“We’ve built a system where the consumer can simply scan a QR code and they’ll get every item that a mannequin is dressed in from head-to-toe digitally,” said Madden. “We’ve also enabled consumers to build a virtual Try-On List. They can then choose their size and have it sent right to their fitting room.”

Smart Fitting Rooms Offer Lighting Options

“Not only will the product will be waiting for you in the fitting room we’ve also introduced the ability for you to customize the look with lighting so you can see how the product looks on you and will perform in different lighting conditions,” he said. “We want consumers to understand how the product will look in different conditions, especially the New Yorker who is going from their house to sport to work to life and they want a product that can flex with them. They also take a lot of selfies in fitting rooms so good light and an interesting room really helps with that.”

Data Powers the New Nike Speed Shop

“We use data to inform the assortment with New Yorkers favorites in the Speed Shop,” said O’Neil. “Then what we’re also able to do from a data perspective is we’re able to take all the selling information and all the data from what’s happening in the five other floors of the store to have a trendy now experience in the Speed Shop. So as a New Yorker you don’t have to spend half the day here, a couple hours there, you can just go and say I’m getting the absolute best of this store curated for me and refreshed in the day, in the hour.”

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How Wrenches Changed the Way I Think about Digital Tools

About a year and a half ago, I made up my mind to rebuild a motorcycle. I had no mechanical…

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Digital Marketing News: Facebook’s Playable Ads & Business Pages Update, Gen Z Mom Trends, & B2B’s Video Uptick

Facebook Business Pages

Facebook redesigns biz Pages for utility as feed reach declines
Facebook has released a slew of changes to its popular Business Pages offering, including updates to mobile, recommendations, events, jobs, and Facebook Local. The updates bring marketers new opportunities along with the need to re-think certain strategies that may no longer be relevant. TechCruch

Twitter loses ability to let users auto-post tweets & retweets to Facebook
Facebook changed how its API is utilized by some 60K apps, including Twitter’s, doing away with cross-posted auto-tweets unless going through the more limited posting options of Facebook’s Share feature. Marketing Land

Move Over Millennials: It’s Time To Discuss How To Win With Generation Z Moms
An examination of digital native Gen Z moms and their online brand engagement traits and habits. Forbes

Making B2B video content work: marketers from Linkedln, Dailymotion and The Smalls share best practices
Marketers from LinkedIn (client), The Small, and Dailymotion take a serious look at what’s working in B2B video marketing, what isn’t, and why. The Drum

Facebook launches playable ads, tests retention optimization for app advertising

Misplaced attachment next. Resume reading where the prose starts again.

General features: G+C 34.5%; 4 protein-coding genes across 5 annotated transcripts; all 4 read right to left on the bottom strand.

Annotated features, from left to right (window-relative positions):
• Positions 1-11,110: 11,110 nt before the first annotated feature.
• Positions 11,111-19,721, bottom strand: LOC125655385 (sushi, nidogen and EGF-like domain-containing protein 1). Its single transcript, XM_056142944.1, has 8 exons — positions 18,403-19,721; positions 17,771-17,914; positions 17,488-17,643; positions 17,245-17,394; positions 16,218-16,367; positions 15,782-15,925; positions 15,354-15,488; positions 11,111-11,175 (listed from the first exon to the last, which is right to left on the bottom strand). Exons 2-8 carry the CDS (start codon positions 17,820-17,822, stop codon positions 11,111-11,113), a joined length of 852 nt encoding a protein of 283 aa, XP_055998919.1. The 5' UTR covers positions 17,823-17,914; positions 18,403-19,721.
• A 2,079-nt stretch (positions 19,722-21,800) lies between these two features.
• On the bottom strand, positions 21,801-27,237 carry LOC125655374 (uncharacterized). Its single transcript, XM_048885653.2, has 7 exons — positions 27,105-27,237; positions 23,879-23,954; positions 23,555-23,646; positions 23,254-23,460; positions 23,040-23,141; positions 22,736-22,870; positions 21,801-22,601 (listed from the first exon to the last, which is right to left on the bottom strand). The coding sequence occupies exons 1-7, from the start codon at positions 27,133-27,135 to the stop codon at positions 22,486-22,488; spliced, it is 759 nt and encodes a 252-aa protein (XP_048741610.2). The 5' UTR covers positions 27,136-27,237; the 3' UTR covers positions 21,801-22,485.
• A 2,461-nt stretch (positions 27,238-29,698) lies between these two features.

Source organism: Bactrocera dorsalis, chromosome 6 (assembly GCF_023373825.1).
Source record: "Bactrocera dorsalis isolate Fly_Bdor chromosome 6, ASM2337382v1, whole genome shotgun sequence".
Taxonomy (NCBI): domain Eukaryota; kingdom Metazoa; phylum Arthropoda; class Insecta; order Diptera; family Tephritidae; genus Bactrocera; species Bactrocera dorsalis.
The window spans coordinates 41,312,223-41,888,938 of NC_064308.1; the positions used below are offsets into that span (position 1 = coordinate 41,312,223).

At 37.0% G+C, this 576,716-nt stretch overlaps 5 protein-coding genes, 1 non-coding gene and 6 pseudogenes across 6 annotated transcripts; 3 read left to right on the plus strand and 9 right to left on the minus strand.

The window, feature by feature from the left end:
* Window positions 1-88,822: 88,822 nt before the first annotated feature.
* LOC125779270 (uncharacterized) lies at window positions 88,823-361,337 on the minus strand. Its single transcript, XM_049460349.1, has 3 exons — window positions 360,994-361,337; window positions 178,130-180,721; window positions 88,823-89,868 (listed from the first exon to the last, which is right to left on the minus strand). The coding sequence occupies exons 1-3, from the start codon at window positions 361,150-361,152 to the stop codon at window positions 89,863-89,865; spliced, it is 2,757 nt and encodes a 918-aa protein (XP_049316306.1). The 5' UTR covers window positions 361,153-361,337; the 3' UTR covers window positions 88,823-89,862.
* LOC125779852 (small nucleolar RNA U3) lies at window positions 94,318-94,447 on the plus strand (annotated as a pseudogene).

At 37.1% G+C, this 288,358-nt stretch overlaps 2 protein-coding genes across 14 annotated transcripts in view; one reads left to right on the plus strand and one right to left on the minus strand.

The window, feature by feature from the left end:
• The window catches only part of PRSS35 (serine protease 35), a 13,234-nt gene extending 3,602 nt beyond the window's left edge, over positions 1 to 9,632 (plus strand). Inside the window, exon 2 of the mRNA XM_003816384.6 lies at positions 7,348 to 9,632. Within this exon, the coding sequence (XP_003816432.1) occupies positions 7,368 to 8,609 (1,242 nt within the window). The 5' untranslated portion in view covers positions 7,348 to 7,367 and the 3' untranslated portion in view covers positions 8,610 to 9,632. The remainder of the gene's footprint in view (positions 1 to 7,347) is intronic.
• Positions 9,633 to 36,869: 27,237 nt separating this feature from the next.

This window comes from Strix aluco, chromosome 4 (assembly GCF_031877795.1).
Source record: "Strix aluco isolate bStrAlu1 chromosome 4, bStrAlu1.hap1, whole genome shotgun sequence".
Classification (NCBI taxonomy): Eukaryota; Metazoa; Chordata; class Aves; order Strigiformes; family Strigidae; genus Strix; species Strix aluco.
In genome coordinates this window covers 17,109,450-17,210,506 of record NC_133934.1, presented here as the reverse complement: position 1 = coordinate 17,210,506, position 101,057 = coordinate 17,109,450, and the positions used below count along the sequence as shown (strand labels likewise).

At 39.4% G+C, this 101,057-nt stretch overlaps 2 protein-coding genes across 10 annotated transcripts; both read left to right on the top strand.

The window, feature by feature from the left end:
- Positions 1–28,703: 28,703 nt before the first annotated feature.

With Facebook’s recent launch, are playable ads likely to make their way into other, non-gaming areas of digital marketing? Marketing Land

‘Better ROI than influencers’: Meme accounts attract growing interest on Instagram
Brand and publisher partnerships look at engagement via meme, where even small follower counts can produce high engagement rates. DigiDay

2018 August 10 Statistics Image

We Analyzed 43 Million Facebook Posts From the Top 20,000 Brands (New Research)
A new study from Buffer and BuzzSumo examined Facebook posts from some 20,000 top brands, and results show posting volume has been up while page engagement has decreased. Buffer

Snapchat launches ad marketplace for Discover partners & brings Commercials to Ads Manager
Snapchat’s Private Marketplace and non-skippable ad options were among several new beta features recently rolled out to publishers. Marketing Land

ON THE LIGHTER SIDE:

Marketoonist Tom Fishburne ROI of Marketing Cartoon

A lighthearted look at the ROI of marketing by Marketoonist Tom Fishburne — Marketoonist

Anti-Poser CAPTCHA Asks User to Click ‘Every Real Punk Band’ — The Hard Times

TOPRANK MARKETING & CLIENTS IN THE NEWS:

  • TopRank Marketing — Top 10 Content Marketing Blogs on the Internet Today — Blogging.org
  • Lee Odden — 50 Tips for Ad Agency New Business — Michael Gass
  • Lee Odden — Natural Language Generation Accelerates Content Marketing, But Keep Your Hands on the Wheel
    CMSWire
  • Lee Odden — 9 Expert Guides: How to Win at Influencer Marketing — Marx Communications
  • Lee Odden — Main Stage Spotlight Speakers at Pubcon Pro Las Vegas — Pubcon

What are some of your top influencer marketing news items for this week?

Thanks for reading, and we hope you’ll join us again next week for the latest digital marketing news, and in the meantime you can follow us at @toprank on Twitter for even more timely daily news. Also, don’t miss the full video summary on our TopRank Marketing TV YouTube Channel.